Colorado: US Supreme Court Rejects Challenge to Political Ad Disclosure Rules | Reuters

The U.S. Supreme Court on Monday upheld federal disclosure rules for political advertising, rejecting an appeal by a Denver-based libertarian think tank that wanted to run an ad without being forced to divulge its major donors. The Denver-based Independence Institute sued the Federal Election Commission, arguing the law requiring such disclosure violated its free speech rights under the U.S. Constitution’s First Amendment. The Supreme Court affirmed a lower court’s ruling last year in favor of the commission. It was the latest in a decade-long series of cases brought by conservatives aiming to roll back federal campaign finance restrictions.

Georgia: License Bill Tweaked: ‘Noncitizen’ Becomes ‘Ineligible Voter’ | WABE

A Georgia House committee approved a measure Monday that would require the phrase “ineligible voter” printed on licenses issued to people who don’t have U.S. citizenship. The bill originally required the term “noncitizen,” but the bill’s sponsor state Rep. Alan Powell, R-Hartwell, said he reconsidered after the legislation faced backlash. “A driver’s license is the first form of an ID that people have, and obviously I just didn’t take into account for political correctness,” Powell said.

Iowa: House panel debates elections bill | Quad-City Times

Iowa is one of the top states in the nation when it comes to elections and the Republican-controlled House State Government Committee approved an Election Modernization and Integrity Act its sponsor said will make it even better. The committee, which convened briefly at 3 p.m. Tuesday but didn’t begin discussion until after 7:30 p.m., continued debating past 11 p.m. whether the bill would, as Chairman Ken Rizer, R-Cedar Rapids, said, “make it easier to vote, harder to cheat and nobody will be turned away.” In the end, the committee voted 14-9 along party lines to approve the bill, making it eligible for consideration by the full House.

Mississippi: Early voting, online registration die in committee | Jackson Clarion-Ledger

House bills to allow early voting and online voter registration died without a vote in a Senate committee on Tuesday, frustrating House Elections Chairman Bill Denny. “They didn’t even take them up in committee,” said Denny, R-Jackson, who also authored both bills. “The Senate Elections chairwoman had said they were DOA. To me that’s almost insulting, to have our committee in the House pass these out two years in a row, then have them pass the full House with no more than two to four dissenting votes, and then the Senate committee not even discuss them, to announce that they are DOA before they even get them.”

New Mexico: A less automatic voter registration bill clears committee | The NM Political Report

An automatic voter registration bill lost a bit of what made it automatic, but moved on from the House committee that previously blocked it. State Rep. Daymon Ely, D-Albuquerque, was one of two Democrats to previously vote against the legislation in the House Local Government, Elections and Land Grant Committee. He explained after that vote that he voted against the bill initially so he could bring it off the table, citing a parliamentary rule, and reconsider the matter. The bill was previously tabled in the same committee. Ely brought the bill back Tuesday. After a very brief discussion, the committee passed the bill unanimously. “It looks complicated but it’s not,” sponsor Patricia Roybal-Caballero, D-Albuquerque, told the panel of the amendment.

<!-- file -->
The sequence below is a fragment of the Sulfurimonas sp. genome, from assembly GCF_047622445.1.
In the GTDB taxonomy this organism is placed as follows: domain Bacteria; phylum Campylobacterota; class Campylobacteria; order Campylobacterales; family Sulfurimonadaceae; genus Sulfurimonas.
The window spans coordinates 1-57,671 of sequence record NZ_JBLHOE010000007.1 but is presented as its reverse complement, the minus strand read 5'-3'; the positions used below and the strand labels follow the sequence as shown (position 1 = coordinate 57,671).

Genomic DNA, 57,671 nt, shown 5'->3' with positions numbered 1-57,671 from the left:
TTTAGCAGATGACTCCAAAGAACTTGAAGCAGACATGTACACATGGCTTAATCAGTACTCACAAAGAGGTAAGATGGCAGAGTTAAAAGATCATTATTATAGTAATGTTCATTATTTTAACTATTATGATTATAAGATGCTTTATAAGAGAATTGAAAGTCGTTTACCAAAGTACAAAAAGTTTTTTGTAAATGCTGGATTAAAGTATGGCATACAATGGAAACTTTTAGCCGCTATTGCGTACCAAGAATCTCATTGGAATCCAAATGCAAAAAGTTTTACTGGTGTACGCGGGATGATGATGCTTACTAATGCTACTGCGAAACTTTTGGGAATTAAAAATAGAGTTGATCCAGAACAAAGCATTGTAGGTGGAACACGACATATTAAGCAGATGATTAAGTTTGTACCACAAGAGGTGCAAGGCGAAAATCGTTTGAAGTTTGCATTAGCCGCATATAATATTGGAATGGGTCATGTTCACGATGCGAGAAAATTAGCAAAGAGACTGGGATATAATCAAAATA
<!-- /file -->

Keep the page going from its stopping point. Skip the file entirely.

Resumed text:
North Carolina: Bill to match jury excuses with voter lists raises concerns | WRAL

A bill that would require clerks of court to report to the State Board of Elections the reasons some people have been excused from jury duty has raised concerns from local officials and some senators who worry people could be improperly excluded from voting. Senate Bill 60, which was debated but not voted on by the Senate Judiciary Committee on Tuesday, and a companion measure represent the latest effort to take people who are ineligible to vote off the state’s voters rolls. To demonstrate the need for the measure, Sen. Joyce Krawiec, R-Forsyth, pointed to reports out of Ohio that non-citizens may have voted in recent elections. Her proposal is similar to bills that have been filed in prior sessions.

Texas: Voter ID law back in court after Justice Department pulls out | San Antonio Express-News

Lawyers for the state of Texas argued during a court hearing in Corpus Christi on Tuesday that the Legislature did not act with discriminatory intent when it passed a voter ID law that has since been struck down, but they also told a judge that lawmakers will make fixes to it in the current Legislative session. Critics, however, said the proposed changes, if passed in newly introduced legislation, are irrelevant to the discriminatory purpose behind the 2011 law’s passage. Plaintiffs that include civil rights groups asked U.S. District Judge Mary Nelva Gonzales Ramos to hold the state accountable. The groups argue that the Texas law has the potential to keep 600,000 voters, mostly African-Americans and Hispanics, away from the polls. They point, for example, to a provision that allows Texas voters to use hunting licenses as identification, but not student identification cards.